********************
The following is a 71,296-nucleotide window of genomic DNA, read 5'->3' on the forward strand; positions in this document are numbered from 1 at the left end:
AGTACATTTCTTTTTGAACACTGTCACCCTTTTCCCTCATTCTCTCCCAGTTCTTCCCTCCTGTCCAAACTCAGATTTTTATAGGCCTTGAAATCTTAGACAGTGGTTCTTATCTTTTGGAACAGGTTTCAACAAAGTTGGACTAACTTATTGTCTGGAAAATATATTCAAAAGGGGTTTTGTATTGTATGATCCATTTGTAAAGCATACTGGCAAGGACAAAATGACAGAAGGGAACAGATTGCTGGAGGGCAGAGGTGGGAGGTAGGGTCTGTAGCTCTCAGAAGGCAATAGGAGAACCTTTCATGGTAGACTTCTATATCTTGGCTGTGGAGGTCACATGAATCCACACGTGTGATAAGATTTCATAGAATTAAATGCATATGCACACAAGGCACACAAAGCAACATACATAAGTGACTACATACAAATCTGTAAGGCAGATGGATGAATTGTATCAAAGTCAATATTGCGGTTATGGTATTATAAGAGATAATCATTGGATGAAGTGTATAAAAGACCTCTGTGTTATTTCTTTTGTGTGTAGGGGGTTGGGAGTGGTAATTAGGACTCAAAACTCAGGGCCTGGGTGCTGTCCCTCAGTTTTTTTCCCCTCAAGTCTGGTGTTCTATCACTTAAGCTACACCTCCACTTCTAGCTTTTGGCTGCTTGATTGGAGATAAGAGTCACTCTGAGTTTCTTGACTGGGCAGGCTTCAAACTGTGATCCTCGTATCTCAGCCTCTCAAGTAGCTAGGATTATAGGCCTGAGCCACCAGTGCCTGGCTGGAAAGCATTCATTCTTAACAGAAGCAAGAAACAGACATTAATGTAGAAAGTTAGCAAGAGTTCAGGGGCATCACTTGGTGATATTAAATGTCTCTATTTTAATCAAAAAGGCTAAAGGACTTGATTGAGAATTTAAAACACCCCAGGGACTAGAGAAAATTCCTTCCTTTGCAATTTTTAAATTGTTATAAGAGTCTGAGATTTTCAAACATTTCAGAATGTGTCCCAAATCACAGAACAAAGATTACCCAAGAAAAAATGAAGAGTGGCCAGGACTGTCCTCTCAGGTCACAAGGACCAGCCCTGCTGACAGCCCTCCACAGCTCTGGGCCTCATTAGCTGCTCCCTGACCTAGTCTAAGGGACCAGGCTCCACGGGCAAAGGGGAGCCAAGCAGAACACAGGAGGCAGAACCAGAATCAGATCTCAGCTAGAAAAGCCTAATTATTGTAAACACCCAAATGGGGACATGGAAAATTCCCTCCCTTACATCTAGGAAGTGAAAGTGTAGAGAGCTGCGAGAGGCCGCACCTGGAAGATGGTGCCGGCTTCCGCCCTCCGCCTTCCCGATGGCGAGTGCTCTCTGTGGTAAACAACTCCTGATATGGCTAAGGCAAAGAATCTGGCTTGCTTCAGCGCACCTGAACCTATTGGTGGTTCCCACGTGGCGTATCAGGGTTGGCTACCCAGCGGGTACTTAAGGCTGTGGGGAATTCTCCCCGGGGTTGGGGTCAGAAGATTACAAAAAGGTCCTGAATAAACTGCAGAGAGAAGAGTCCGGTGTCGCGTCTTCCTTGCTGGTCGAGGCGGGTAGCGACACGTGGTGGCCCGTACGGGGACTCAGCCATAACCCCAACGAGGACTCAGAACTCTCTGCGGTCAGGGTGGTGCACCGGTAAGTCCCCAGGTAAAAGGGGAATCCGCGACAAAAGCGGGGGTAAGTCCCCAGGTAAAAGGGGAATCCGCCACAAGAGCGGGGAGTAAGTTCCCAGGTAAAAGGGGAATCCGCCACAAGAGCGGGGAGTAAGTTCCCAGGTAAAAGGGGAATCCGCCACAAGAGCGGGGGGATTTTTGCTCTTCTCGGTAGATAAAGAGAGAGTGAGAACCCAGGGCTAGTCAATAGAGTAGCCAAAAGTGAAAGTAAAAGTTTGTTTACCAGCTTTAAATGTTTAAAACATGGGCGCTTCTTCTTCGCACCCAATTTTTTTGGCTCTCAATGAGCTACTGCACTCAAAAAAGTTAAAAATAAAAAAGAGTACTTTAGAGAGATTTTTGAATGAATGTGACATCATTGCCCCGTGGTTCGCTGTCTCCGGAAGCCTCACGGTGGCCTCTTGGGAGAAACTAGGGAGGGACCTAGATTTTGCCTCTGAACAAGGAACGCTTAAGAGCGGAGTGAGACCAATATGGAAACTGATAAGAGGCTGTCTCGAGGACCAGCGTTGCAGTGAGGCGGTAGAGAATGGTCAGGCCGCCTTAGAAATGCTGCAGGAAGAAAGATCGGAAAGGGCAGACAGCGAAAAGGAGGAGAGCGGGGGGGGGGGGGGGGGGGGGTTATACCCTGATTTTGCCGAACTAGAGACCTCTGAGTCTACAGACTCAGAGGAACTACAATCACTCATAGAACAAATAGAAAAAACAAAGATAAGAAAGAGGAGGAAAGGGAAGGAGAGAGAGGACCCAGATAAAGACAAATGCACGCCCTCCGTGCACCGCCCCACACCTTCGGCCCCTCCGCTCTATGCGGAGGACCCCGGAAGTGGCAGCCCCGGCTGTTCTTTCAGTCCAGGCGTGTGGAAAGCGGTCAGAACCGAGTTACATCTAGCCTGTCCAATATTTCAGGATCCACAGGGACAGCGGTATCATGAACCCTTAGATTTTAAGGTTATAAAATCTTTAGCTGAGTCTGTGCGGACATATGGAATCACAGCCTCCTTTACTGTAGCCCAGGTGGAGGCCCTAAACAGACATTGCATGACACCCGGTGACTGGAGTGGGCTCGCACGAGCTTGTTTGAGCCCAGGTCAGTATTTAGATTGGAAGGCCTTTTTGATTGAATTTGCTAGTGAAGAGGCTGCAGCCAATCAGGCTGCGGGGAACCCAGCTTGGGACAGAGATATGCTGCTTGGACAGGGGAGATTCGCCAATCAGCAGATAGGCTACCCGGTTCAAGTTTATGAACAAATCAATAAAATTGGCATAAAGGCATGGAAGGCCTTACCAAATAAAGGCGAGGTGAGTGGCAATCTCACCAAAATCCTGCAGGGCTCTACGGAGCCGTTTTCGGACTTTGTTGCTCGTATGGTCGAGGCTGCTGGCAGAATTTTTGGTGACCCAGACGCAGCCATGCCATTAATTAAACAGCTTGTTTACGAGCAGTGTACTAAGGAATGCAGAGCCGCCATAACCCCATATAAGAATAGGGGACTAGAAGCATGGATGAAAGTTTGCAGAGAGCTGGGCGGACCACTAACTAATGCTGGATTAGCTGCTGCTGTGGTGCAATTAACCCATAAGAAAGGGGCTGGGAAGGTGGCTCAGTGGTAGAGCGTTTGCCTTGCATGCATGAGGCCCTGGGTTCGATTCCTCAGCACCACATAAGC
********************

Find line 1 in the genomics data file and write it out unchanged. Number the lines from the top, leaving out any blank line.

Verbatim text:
The following is a 71,296-nucleotide window of genomic DNA, read 5'->3' on the forward strand; positions in this document are numbered from 1 at the left end: